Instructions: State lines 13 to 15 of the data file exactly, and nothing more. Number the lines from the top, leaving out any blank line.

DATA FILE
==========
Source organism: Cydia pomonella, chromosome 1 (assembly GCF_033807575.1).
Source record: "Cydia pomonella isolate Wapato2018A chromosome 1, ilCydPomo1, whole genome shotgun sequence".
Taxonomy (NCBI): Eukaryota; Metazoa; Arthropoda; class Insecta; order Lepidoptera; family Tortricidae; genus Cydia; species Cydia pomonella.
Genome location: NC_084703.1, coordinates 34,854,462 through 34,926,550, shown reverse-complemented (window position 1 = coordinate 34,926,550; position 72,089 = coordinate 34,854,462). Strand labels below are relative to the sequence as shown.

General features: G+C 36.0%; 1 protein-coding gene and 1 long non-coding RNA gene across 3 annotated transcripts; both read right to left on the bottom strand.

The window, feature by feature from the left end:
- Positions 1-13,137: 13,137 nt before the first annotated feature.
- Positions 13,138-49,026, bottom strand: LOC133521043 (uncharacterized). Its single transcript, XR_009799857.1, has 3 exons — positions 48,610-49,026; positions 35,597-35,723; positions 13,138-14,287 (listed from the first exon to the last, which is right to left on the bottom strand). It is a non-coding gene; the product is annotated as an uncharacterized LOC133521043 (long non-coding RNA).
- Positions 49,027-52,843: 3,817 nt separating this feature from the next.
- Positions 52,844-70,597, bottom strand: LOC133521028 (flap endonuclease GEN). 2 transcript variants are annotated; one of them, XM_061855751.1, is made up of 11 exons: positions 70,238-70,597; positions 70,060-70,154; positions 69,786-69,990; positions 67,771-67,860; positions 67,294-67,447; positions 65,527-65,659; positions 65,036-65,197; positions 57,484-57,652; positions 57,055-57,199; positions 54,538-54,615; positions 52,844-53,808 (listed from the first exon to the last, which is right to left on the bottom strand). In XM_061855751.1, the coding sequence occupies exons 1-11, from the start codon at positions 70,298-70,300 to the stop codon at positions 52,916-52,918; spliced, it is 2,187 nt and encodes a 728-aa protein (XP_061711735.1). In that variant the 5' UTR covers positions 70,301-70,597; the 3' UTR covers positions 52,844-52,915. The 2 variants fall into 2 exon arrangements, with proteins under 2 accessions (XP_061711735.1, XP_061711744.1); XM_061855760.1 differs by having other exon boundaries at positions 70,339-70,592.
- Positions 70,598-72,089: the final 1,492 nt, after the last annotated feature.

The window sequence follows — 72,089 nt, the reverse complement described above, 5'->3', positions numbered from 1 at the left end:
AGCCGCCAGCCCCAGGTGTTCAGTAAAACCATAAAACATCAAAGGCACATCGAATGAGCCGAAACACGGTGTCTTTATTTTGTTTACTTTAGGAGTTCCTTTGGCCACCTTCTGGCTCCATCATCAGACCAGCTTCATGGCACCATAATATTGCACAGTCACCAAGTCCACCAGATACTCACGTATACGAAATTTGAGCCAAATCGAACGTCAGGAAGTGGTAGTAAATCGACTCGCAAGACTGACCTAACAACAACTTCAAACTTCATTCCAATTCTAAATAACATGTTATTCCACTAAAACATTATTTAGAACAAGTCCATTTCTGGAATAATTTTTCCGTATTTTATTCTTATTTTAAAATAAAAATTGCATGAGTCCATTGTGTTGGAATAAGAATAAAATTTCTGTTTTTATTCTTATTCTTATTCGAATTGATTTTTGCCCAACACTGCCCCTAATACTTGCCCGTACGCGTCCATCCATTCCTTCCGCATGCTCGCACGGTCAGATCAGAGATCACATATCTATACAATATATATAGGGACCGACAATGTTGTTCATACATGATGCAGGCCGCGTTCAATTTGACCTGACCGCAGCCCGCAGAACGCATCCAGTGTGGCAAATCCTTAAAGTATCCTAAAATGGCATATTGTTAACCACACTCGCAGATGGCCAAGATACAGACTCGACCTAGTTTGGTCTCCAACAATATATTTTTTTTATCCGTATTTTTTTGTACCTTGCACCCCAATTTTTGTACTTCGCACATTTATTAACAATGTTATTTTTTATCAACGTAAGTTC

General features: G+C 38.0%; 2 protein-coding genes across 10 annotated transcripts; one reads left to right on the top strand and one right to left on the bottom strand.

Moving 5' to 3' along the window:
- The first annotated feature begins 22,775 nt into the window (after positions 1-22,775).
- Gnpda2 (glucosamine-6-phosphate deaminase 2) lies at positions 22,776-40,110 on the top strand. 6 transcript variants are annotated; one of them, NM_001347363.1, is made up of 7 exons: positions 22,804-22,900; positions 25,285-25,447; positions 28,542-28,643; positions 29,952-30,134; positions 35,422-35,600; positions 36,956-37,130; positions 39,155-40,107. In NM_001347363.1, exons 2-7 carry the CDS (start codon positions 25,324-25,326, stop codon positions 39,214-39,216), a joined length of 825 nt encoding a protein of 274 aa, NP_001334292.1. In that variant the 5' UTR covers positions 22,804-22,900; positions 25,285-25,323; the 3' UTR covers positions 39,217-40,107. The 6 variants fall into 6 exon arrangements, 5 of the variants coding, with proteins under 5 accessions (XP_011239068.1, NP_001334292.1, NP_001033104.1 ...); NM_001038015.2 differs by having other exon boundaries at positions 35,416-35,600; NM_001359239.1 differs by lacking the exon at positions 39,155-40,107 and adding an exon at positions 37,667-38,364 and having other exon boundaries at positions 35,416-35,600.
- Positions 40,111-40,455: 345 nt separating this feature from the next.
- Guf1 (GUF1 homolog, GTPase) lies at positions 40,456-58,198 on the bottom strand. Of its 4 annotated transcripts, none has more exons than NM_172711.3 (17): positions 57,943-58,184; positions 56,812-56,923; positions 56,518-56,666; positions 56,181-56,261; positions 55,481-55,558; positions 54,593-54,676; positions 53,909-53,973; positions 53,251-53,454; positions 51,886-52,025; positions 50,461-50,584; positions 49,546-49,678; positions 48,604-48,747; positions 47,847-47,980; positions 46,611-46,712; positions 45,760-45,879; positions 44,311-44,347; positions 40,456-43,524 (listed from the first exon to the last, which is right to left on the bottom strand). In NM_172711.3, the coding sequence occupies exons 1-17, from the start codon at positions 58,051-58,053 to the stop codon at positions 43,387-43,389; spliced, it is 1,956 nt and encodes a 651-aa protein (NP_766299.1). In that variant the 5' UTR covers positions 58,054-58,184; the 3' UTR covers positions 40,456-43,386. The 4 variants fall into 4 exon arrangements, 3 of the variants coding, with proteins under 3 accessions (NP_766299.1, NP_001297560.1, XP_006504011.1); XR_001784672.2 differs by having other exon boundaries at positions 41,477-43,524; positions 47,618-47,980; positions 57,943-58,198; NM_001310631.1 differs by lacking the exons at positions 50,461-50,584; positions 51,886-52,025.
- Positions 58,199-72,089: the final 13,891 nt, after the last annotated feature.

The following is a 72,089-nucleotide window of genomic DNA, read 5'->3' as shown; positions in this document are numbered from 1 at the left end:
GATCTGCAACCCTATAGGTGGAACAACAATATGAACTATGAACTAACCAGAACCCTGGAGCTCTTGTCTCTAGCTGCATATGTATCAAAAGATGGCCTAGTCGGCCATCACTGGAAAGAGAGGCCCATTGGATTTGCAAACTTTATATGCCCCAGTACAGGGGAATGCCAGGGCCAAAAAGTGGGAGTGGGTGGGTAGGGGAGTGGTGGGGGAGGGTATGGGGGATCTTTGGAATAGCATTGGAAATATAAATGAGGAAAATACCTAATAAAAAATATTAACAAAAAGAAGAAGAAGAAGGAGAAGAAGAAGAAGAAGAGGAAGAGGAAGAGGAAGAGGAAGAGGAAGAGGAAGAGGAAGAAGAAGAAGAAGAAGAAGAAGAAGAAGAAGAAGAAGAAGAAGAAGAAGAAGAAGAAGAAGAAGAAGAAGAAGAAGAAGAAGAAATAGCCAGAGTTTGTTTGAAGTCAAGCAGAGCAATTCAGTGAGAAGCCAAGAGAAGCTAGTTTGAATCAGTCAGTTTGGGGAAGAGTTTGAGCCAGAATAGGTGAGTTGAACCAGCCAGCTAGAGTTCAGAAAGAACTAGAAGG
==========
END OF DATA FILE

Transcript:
AGCCGCCAGCCCCAGGTGTTCAGTAAAACCATAAAACATCAAAGGCACATCGAATGAGCCGAAACACGGTGTCTTTATTTTGTTTACTTTAGGAGTTCCTTTGGCCACCTTCTGGCTCCATCATCAGACCAGCTTCATGGCACCATAATATTGCACAGTCACCAAGTCCACCAGATACTCACGTATACGAAATTTGAGCCAAATCGAACGTCAGGAAGTGGTAGTAAATCGACTCGCAAGACTGACCTAACAACAACTTCAAACTTCATTCCAATTCTAAATAACATGTTATTCCACTAAAACATTATTTAGAACAAGTCCATTTCTGGAATAATTTTTCCGTATTTTATTCTTATTTTAAAATAAAAATTGCATGAGTCCATTGTGTTGGAATAAGAATAAAATTTCTGTTTTTATTCTTATTCTTATTCGAATTGATTTTTGCCCAACACTGCCCCTAATACTTGCCCGTACGCGTCCATCCATTCCTTCCGCATGCTCGCACGGTCAGATCAGAGATCACATATCTATACAATATATATAGGGACCGACAATGTTGTTCATACATGATGCAGGCCGCGTTCAATTTGACCTGACCGCAGCCCGCAGAACGCATCCAGTGTGGCAAATCCTTAAAGTATCCTAAAATGGCATATTGTTAACCACACTCGCAGATGGCCAAGATACAGACTCGACCTAGTTTGGTCTCCAACAATATATTTTTTTTATCCGTATTTTTTTGTACCTTGCACCCCAATTTTTGTACTTCGCACATTTATTAACAATGTTATTTTTTATCAACGTAAGTTC

General features: G+C 38.0%; 2 protein-coding genes across 10 annotated transcripts; one reads left to right on the top strand and one right to left on the bottom strand.

Moving 5' to 3' along the window: